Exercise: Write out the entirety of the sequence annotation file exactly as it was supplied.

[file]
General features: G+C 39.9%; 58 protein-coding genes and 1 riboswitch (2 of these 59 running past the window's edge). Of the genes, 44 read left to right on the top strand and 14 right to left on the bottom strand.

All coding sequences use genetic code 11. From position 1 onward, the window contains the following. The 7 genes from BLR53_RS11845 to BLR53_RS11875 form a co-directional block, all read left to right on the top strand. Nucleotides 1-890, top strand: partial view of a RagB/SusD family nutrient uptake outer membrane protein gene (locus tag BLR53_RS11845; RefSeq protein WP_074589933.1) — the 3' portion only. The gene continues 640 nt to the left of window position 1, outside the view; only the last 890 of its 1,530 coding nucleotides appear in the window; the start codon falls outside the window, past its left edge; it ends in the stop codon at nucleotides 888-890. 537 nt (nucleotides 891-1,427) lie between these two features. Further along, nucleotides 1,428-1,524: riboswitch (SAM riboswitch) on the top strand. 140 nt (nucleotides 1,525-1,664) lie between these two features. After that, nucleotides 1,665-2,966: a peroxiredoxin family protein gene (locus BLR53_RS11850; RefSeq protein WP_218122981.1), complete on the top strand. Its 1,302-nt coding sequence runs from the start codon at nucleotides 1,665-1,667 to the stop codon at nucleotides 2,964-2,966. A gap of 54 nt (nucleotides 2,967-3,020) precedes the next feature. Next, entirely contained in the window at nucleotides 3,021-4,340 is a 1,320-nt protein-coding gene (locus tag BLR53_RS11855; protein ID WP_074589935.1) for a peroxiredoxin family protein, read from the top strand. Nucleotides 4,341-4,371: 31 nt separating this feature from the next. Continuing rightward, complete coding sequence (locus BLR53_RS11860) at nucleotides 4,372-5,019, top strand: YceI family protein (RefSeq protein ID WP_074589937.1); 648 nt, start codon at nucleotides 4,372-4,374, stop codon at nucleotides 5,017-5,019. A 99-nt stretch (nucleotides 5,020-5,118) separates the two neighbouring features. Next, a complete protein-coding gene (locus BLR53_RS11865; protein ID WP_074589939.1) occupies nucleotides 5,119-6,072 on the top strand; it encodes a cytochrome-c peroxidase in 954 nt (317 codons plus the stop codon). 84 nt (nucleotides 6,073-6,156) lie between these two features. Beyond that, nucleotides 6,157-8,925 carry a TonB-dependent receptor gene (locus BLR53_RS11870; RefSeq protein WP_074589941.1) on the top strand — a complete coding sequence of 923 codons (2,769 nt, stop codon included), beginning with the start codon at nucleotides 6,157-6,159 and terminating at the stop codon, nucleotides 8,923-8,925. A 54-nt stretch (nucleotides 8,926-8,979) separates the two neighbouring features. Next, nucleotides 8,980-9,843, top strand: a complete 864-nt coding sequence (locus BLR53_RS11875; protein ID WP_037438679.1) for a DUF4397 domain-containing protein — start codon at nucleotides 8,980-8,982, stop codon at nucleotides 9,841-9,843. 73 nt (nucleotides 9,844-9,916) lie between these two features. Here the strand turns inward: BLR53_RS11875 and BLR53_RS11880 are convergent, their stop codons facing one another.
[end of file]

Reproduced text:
General features: G+C 39.9%; 58 protein-coding genes and 1 riboswitch (2 of these 59 running past the window's edge). Of the genes, 44 read left to right on the top strand and 14 right to left on the bottom strand.

All coding sequences use genetic code 11. From position 1 onward, the window contains the following. The 7 genes from BLR53_RS11845 to BLR53_RS11875 form a co-directional block, all read left to right on the top strand. Nucleotides 1-890, top strand: partial view of a RagB/SusD family nutrient uptake outer membrane protein gene (locus tag BLR53_RS11845; RefSeq protein WP_074589933.1) — the 3' portion only. The gene continues 640 nt to the left of window position 1, outside the view; only the last 890 of its 1,530 coding nucleotides appear in the window; the start codon falls outside the window, past its left edge; it ends in the stop codon at nucleotides 888-890. 537 nt (nucleotides 891-1,427) lie between these two features. Further along, nucleotides 1,428-1,524: riboswitch (SAM riboswitch) on the top strand. 140 nt (nucleotides 1,525-1,664) lie between these two features. After that, nucleotides 1,665-2,966: a peroxiredoxin family protein gene (locus BLR53_RS11850; RefSeq protein WP_218122981.1), complete on the top strand. Its 1,302-nt coding sequence runs from the start codon at nucleotides 1,665-1,667 to the stop codon at nucleotides 2,964-2,966. A gap of 54 nt (nucleotides 2,967-3,020) precedes the next feature. Next, entirely contained in the window at nucleotides 3,021-4,340 is a 1,320-nt protein-coding gene (locus tag BLR53_RS11855; protein ID WP_074589935.1) for a peroxiredoxin family protein, read from the top strand. Nucleotides 4,341-4,371: 31 nt separating this feature from the next. Continuing rightward, complete coding sequence (locus BLR53_RS11860) at nucleotides 4,372-5,019, top strand: YceI family protein (RefSeq protein ID WP_074589937.1); 648 nt, start codon at nucleotides 4,372-4,374, stop codon at nucleotides 5,017-5,019. A 99-nt stretch (nucleotides 5,020-5,118) separates the two neighbouring features. Next, a complete protein-coding gene (locus BLR53_RS11865; protein ID WP_074589939.1) occupies nucleotides 5,119-6,072 on the top strand; it encodes a cytochrome-c peroxidase in 954 nt (317 codons plus the stop codon). 84 nt (nucleotides 6,073-6,156) lie between these two features. Beyond that, nucleotides 6,157-8,925 carry a TonB-dependent receptor gene (locus BLR53_RS11870; RefSeq protein WP_074589941.1) on the top strand — a complete coding sequence of 923 codons (2,769 nt, stop codon included), beginning with the start codon at nucleotides 6,157-6,159 and terminating at the stop codon, nucleotides 8,923-8,925. A 54-nt stretch (nucleotides 8,926-8,979) separates the two neighbouring features. Next, nucleotides 8,980-9,843, top strand: a complete 864-nt coding sequence (locus BLR53_RS11875; protein ID WP_037438679.1) for a DUF4397 domain-containing protein — start codon at nucleotides 8,980-8,982, stop codon at nucleotides 9,841-9,843. 73 nt (nucleotides 9,844-9,916) lie between these two features. Here the strand turns inward: BLR53_RS11875 and BLR53_RS11880 are convergent, their stop codons facing one another.